inversion in a MAX 232 (et al) is the key ingredient in most of these circuits.

    Regardless of actual signal levels, I'd be betting that the camera has true
    RS232 polarity at its serial port and can direct connect to a PC's com port.
    The odd-man-out in these schemes is the GPS receiver. The NMEA signalling
    system was designed to directly interface (and multi-drop) to other marine
    electronic devices such as autopilots, NOT personal computers. Some later GPS
    receivers have USB output to satisfy the market for direct-PC-connection.
  6. NMEA-0183 is TTL levels, but with RS-232 polarity. Almost all PC
    serial ports will accept the 5 volt NMEA-0183 output from a GPS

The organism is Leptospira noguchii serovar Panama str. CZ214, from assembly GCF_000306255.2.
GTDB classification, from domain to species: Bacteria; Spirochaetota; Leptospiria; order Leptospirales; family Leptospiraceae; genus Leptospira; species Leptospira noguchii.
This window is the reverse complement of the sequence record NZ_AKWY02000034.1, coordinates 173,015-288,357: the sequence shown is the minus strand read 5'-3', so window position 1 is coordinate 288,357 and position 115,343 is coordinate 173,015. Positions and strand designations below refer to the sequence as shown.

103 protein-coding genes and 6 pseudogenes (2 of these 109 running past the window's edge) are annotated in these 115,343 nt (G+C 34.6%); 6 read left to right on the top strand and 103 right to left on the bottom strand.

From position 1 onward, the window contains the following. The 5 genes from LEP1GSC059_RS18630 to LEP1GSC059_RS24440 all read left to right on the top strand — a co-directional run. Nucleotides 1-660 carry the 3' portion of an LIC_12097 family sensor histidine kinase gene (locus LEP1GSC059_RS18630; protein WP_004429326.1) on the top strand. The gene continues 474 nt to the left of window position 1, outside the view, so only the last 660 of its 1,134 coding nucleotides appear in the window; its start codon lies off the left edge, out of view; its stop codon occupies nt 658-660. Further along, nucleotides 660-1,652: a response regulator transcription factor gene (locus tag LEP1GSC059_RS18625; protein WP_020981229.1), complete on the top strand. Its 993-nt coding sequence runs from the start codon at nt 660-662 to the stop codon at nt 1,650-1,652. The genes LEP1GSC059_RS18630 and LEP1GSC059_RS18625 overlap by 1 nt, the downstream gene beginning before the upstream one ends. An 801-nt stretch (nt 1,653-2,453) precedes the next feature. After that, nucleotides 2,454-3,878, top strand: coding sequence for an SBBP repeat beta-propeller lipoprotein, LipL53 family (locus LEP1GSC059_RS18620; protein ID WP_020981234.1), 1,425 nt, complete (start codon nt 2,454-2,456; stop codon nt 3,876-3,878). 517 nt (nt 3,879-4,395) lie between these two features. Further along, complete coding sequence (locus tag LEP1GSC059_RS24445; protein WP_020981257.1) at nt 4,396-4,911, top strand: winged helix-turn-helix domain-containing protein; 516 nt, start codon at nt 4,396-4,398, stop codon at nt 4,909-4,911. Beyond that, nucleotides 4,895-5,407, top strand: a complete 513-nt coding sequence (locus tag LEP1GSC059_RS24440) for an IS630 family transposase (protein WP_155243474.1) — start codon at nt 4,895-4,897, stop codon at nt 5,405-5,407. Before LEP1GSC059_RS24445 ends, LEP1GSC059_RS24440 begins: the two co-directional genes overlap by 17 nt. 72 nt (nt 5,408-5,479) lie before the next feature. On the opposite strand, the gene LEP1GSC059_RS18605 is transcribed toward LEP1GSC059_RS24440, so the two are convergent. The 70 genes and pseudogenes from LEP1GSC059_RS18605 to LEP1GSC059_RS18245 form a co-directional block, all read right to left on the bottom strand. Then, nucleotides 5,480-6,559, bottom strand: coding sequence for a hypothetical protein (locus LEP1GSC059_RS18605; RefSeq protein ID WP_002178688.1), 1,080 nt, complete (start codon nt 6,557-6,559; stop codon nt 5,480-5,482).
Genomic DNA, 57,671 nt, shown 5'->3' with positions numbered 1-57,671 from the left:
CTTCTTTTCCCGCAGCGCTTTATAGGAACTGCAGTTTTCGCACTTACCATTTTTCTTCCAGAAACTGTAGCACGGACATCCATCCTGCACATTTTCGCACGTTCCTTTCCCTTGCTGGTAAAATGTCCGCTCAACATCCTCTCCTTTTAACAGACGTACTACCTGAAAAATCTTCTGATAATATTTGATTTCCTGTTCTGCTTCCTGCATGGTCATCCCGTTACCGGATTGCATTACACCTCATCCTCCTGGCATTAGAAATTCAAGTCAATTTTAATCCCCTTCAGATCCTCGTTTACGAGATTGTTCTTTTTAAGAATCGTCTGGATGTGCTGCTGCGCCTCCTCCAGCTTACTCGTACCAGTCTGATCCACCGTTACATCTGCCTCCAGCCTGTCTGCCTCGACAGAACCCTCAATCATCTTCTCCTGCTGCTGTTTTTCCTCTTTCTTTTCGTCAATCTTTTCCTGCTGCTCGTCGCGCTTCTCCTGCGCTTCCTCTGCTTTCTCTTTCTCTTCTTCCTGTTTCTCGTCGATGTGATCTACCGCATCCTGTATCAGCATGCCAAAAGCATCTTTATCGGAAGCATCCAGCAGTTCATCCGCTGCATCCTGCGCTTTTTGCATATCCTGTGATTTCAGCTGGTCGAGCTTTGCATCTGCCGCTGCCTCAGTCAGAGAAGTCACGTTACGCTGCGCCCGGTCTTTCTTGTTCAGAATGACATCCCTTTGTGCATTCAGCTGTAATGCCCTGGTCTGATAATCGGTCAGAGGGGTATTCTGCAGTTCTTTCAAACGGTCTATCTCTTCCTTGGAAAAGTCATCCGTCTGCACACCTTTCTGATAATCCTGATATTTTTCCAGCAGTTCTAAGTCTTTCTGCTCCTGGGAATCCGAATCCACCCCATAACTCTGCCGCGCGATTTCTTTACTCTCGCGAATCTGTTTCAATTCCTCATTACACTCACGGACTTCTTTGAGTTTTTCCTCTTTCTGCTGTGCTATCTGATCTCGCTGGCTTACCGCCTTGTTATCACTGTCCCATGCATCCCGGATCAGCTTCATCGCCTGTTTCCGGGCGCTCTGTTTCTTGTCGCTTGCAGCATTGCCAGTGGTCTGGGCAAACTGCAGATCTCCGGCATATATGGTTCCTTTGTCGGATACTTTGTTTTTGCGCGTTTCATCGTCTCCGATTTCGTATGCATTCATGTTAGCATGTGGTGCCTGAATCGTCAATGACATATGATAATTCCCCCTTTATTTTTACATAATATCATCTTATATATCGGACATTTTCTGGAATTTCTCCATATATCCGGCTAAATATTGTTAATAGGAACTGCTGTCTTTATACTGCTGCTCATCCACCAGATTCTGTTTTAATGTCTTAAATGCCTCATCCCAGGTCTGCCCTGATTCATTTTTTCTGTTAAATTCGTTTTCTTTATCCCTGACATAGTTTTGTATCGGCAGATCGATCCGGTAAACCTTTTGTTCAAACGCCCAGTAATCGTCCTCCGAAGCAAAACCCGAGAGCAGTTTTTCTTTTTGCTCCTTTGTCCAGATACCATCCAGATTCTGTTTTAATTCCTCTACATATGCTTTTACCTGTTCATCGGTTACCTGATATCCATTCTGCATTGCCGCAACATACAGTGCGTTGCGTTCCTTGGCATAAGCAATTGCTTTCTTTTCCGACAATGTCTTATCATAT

receiver with no problems.

    To convert NMEA-0183 signals to true RS-232 levels, you need an
    inverter and a MAX 232 or other RS-232 line driver, as the line
    drivers invert the signals, as well as changing levels.
    Peter Bennett, VE7CEI
    peterbb4 (at)
    new newsgroup users info :
    GPS and NMEA info:
    Vancouver Power Squadron:
  7. Overlooking my information so far I think you're right. If the serial camera
    interface was supposed to be connected to a PC directly (using the cable
    provided with the camera?), its polarity and levels should be true RS232. A
    lot of modern PCs may accept TTL levels (*not* polarity) but you can't count
    on it. All RS232 drivers I know are inverting ones, so you have to invert
    again when going back to TTL. (AFAIK TTL with RS232 polatity exists but is
    not very common). Nikon provides a cable, MC-35, with build in RS232 to TTL
    conversion ($150,--) apparently to convert the cameras RS232 to TTL and not